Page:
(All Album Reviews by doh)
"Canadian prog" brings to mind bands like Saga, Rush, Miriodor, and well, Rush. Enter the next contestant. The Hopeless Flare is the first release by Seismic Cry, a Montreal-based band headed by Philippe Gaudet. They describe themselves this way: "The influence of progressive, art and classical musics is seen in Seismic Cry's work - they portray something theatrical and bittersweet; fanciful musicscapes igniting the imagination." The best surprise is that this is an accurate description. The nine tracks included are especially heavy on the art atmosphere, but draw on progressive rhythms and classical instrumentation often.
The beginning and the highlight of the CD is a four-part multi-track epic called "Saint Laurent". It combines the deliberate rhythms of early Rush (like "Jacob's Ladder") while recalling the creativity of The Lamb Lies Down on Broadway. It is largely an instrumental piece, although also includes some spoken dialogue. Unfortunately, that part is in French, so I couldn't begin to tell you what it's about other. There is a statement in the liner notes: "Saint-Laurent is dedicated to all the passengers and workers aboard The Empress of Ireland." That ship sunk on May 29, 1914 killing 1012 people, so I assume the dialogue is talking about that tragic event. Although the other tracks are sung in English, I enjoyed the French voiceover in "Saint Laurent" as it only served to enhance the atmosphere of this great piece.
The other tracks on this CD are all fairly strong, but also very different from each other. "Sharing a Life" uses a digitally distorted voice which may be grating to some, but for me just serves to set it apart from the other tracks. It's musically strong, but not as creative as "Saint Laurent". The next interesting track is "Nadir", a short classical guitar instrumental with a strong melody. For some reason, the last five seconds as it transitions to the next track seem to be sampled directly from Gong, but that may just be me. Another track worth mentioning is "Wonderland", which is the closest to a ballad on the CD. It's relaxed and beautifully song by the stellar female vocalist, Marie Neige Chatelain.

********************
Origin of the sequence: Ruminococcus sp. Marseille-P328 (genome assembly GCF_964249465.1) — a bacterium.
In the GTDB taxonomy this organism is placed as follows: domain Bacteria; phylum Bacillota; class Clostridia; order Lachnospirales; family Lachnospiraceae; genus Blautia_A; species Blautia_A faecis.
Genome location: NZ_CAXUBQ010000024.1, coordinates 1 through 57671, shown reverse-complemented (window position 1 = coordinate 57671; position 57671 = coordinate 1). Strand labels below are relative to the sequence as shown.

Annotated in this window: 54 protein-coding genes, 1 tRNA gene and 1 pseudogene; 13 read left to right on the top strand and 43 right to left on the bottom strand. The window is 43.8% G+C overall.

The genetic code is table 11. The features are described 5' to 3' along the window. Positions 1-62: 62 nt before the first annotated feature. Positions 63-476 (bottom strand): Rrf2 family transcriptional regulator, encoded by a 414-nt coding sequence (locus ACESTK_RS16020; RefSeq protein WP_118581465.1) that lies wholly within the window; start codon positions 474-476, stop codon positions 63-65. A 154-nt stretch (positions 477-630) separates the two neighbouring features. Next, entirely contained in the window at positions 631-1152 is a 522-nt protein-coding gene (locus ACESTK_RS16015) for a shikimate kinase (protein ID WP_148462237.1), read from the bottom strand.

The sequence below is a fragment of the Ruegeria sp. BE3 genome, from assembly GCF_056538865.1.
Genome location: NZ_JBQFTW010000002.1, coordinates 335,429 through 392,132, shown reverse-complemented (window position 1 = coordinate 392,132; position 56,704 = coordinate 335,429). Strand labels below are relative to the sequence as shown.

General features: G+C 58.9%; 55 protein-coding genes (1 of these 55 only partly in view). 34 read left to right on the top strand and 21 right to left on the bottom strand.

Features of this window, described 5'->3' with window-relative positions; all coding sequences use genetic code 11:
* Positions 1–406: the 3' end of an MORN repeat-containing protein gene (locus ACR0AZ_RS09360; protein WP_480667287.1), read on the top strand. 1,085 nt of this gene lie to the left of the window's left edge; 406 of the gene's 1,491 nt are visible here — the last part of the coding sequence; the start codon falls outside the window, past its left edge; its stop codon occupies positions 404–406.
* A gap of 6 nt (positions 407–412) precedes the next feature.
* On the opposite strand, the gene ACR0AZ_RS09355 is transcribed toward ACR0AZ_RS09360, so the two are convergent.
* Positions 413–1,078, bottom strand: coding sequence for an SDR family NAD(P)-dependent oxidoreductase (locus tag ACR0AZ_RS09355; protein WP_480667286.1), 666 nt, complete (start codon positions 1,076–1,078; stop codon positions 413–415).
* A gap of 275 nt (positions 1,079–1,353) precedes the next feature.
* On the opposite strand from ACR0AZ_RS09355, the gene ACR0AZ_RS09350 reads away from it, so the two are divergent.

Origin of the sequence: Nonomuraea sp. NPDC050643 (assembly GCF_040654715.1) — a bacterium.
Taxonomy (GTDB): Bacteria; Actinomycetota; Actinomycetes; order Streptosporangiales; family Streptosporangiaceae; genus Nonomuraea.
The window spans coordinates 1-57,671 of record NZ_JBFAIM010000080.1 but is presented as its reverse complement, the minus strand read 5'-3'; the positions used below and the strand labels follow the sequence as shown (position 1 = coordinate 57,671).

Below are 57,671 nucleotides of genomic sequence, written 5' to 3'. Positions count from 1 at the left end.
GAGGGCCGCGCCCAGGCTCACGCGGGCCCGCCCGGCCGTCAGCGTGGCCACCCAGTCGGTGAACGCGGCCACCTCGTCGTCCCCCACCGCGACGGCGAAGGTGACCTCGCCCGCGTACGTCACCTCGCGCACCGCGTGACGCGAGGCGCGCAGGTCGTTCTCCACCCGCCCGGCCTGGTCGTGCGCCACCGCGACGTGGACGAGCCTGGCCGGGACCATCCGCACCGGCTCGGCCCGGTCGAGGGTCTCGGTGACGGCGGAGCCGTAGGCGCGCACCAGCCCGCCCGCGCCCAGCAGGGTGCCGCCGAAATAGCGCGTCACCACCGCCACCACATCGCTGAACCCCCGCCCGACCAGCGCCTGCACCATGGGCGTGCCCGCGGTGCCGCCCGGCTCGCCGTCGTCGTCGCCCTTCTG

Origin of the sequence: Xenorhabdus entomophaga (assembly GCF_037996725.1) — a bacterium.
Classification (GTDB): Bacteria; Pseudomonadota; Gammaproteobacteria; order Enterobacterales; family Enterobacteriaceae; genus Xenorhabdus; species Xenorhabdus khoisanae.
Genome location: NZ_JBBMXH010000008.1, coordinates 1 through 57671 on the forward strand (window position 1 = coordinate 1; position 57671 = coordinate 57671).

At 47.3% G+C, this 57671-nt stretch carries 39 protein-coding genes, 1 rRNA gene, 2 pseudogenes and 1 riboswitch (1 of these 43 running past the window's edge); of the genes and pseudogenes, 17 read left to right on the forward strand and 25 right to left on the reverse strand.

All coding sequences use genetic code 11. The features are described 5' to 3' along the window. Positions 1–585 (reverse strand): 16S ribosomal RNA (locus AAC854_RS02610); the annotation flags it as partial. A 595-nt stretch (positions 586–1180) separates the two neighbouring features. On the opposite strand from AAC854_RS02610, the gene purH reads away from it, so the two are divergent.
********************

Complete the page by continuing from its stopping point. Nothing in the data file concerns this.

Overall, this is a strong release. Although it was released in 2004, most of the tracks seem to have been pulled from the more distant past and, as such, it would appeal more to fans of older, slightly more experimental prog. I can recommend this easily to that audience. There are two audio tracks available from the band's website including one of the parts of "Saint Laurent".
Rating: 7/10. Not enough to blow you away, but definitely enough to enjoy.